**Simple t-test.**t = ybar 2 - ybar 1 / (s/square root of n)

Degrees of freedom for a simple t-test. df = n-1

**Independent t-test.**t = M1 - M2 / Sm

Where Sm = square root of [n1(s1)sq + n2(s2)sq / (n1 +n2) -2 x (1/n1 + 1/n2)]

Degrees of freedom for an independent t-test. df = N-k

**Dependent t-test.**t = ED/square root of [n(EDsq) - (ED)sq / n - 1]

Where D = x1 - x2

Degrees of freedom for a dependent t-test. d = N - 1

Once you have a t, you'll look up the "critical value" on a t-table using the degrees of freedom and determine from those numbers (both a positive and negative value) whether your number is significant. Does it fall within the critical value or outside the value? If your number falls outside the

*tcrit*, you'll reject the null hypothesis, basically saying that there IS evidence to show a difference between the means that you were testing.If you find a statistic that is significant, you'll want to test the effect size. There are two ways of doing that: Cohen's d (1988) and rsq.

d = t[square root of (n1 + n2) / (n1 x n2)]

rsq = tsq / tsq + df

*E = sum**sq = squared***ANOVA**- this is a process similar to regression. Through ANOVA, you can analyze the variance between and within results. We need to be able to HAND COMPUTE One-way, Two-way and Three-way ANOVA for the exam.Let's start with a One-way ANOVA. We are going to begin with building an ANOVA table from imaginary data

First, compute the Grand Mean.

GM = n1(m1) + n2(m2) / n1+n2

Next, find the Sum of Squares between, within and total.

SSb = n1(m1-GM)sq + n2(m2 - GM)sq

SSw = (n1 - 1)(s1sq) + (n2 - 1)(s2sq)

SSt = SSb + SSw

Then, find Degrees of Freedom

dfb = k-1

dfw = N-k

Next, compute the standard means

MSb = SSb/dfb

MSw = SSw/dfw

And now you are ready to find your omnibus F statistic!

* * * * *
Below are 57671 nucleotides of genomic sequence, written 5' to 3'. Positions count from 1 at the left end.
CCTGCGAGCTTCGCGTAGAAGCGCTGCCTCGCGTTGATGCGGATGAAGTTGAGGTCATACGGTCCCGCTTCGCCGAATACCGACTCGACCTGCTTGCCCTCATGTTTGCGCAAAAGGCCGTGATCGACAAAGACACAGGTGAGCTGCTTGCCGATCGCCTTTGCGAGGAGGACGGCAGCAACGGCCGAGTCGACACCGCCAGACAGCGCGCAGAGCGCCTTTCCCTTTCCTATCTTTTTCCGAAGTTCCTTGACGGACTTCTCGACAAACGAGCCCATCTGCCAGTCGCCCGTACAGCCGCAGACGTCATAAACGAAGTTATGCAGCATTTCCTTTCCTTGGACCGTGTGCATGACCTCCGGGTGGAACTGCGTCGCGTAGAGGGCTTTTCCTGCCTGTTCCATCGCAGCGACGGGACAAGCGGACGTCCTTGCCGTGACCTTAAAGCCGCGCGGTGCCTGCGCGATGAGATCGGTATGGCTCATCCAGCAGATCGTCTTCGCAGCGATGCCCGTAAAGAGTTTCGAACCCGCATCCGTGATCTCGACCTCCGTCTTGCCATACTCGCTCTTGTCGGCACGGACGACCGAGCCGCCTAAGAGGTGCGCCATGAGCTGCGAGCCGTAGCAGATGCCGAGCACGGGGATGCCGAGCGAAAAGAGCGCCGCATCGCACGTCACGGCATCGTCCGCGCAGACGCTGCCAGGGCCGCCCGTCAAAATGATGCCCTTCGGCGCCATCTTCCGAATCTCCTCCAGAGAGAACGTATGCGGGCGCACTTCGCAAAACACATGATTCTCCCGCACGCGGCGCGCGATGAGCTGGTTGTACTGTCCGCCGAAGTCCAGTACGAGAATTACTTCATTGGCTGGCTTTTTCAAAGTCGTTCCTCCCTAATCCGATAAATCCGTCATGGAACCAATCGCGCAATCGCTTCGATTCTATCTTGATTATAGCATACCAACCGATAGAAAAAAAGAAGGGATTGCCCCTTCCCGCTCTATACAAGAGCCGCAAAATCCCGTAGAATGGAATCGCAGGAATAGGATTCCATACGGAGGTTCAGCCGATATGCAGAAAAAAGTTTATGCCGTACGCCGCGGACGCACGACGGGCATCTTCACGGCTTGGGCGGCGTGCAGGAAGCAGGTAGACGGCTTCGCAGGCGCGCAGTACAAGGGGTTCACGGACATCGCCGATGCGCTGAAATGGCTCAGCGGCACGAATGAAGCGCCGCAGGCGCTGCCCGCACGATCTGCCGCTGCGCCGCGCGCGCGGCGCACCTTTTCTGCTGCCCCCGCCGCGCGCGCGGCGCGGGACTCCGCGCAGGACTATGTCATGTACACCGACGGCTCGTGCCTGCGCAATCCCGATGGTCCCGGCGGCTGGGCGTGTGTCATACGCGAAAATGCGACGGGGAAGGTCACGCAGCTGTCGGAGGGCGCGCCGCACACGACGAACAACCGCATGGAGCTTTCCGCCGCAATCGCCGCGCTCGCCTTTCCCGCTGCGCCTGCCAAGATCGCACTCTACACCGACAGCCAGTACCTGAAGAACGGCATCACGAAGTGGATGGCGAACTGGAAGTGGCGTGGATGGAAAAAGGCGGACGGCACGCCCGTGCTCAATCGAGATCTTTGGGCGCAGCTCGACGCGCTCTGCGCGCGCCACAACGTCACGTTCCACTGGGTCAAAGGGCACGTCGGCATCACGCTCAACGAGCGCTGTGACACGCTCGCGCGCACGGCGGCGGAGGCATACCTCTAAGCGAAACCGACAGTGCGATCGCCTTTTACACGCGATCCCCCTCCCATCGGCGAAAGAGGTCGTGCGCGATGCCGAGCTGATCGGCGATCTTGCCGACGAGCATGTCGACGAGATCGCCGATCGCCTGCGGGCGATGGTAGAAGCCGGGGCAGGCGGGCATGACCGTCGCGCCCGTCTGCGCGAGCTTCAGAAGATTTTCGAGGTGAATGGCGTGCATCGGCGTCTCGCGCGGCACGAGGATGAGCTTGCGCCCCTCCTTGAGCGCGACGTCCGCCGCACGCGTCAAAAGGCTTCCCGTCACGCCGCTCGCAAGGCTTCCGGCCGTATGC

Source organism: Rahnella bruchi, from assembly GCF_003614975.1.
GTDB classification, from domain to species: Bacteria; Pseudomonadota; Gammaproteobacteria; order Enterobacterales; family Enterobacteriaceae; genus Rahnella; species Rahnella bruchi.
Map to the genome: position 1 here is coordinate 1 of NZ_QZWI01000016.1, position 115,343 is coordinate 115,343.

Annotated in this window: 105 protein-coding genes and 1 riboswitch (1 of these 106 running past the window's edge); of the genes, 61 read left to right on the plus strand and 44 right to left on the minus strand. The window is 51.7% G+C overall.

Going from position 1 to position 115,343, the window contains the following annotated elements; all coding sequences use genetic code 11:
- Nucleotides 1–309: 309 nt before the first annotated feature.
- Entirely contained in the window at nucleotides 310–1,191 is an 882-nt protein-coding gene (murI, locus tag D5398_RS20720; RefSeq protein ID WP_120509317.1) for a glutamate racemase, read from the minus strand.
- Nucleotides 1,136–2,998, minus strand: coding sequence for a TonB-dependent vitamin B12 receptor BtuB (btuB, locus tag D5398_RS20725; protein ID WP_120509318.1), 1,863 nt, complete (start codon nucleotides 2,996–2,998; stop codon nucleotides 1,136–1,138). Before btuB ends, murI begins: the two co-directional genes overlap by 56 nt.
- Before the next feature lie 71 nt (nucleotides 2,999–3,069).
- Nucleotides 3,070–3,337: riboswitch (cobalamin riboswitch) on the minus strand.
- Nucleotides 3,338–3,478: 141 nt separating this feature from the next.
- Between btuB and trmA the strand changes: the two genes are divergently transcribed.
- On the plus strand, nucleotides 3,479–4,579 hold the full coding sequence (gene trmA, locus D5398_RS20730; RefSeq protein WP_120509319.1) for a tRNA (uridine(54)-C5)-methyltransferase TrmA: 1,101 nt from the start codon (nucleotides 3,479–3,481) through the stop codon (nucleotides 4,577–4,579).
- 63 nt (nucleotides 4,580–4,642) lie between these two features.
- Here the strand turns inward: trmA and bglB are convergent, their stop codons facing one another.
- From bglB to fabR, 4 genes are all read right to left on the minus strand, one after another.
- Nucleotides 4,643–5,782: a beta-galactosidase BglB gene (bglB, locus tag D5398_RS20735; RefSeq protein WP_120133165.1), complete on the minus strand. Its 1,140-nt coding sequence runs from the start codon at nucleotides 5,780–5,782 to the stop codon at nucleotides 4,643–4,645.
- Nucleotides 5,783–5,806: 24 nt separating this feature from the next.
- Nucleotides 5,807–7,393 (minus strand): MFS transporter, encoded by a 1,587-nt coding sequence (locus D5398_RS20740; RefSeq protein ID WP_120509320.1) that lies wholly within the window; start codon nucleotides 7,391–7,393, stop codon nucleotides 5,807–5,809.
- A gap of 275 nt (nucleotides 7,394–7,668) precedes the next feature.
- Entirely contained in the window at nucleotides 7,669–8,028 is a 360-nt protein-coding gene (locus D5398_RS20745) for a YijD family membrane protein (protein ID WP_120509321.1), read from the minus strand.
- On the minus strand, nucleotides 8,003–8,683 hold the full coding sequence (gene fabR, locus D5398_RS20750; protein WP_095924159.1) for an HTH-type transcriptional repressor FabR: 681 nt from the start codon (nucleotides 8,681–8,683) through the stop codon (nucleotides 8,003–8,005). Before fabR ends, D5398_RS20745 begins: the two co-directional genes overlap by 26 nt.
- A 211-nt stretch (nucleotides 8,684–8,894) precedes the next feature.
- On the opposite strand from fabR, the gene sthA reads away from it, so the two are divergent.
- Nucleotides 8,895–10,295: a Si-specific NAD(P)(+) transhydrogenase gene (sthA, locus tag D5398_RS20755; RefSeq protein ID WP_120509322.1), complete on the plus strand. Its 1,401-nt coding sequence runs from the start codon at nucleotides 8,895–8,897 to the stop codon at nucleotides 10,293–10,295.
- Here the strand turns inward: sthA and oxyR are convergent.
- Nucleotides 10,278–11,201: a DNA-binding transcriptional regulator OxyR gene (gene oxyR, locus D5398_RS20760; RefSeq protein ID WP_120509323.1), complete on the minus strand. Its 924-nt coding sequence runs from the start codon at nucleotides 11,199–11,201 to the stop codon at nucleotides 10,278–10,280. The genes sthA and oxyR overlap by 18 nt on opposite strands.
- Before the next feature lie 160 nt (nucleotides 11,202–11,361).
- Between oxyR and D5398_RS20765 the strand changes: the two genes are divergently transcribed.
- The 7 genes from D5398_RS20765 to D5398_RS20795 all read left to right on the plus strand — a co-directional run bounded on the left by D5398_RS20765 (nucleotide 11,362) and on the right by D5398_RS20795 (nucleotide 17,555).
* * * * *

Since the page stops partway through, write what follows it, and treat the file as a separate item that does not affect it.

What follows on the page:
F = MSb/MSw

The F stat is what you can now use to measure whether there is a difference. Figure out the Fcrit using the degrees of freedom.

Fcrit = df = k-1/n-k

Then, go to the F table, find the value and if your number is greater than the Fcrit, you have evidence to show there IS a statistically significant difference.

Don't forget to calculate Eta squared (N2). That measures the effect size just as Cohen's d and rsq measures it for a t-test (see above).

N2 = SSb / SSt

Unfortunately the F stat can't tell you WHERE the difference is so you can utilize a post-hoc test to show where the difference lies.

Those include: Tukey's HSD, Scheffe's test, Dunnett's test and Bonferroni's test.

HSD = q[square root (MSw / n)]

Two-way ANOVA has some crazy degrees of freedom that I need to get back to studying now...

## 4 comments

Worst blog post ever, Denae. But I hope it helped you! Good luck.

That is too funny! But I was just going over all of those stats to check if I did mine right for my last survey.

C - Hahaa! Sorry to disappoint. Teri - I should get your email for advice on surveys. I'm diving in head first.

My university has a template for the surveys, so I just copy and paste my questions in. Or are you talking about analyzing the data you get from the surveys?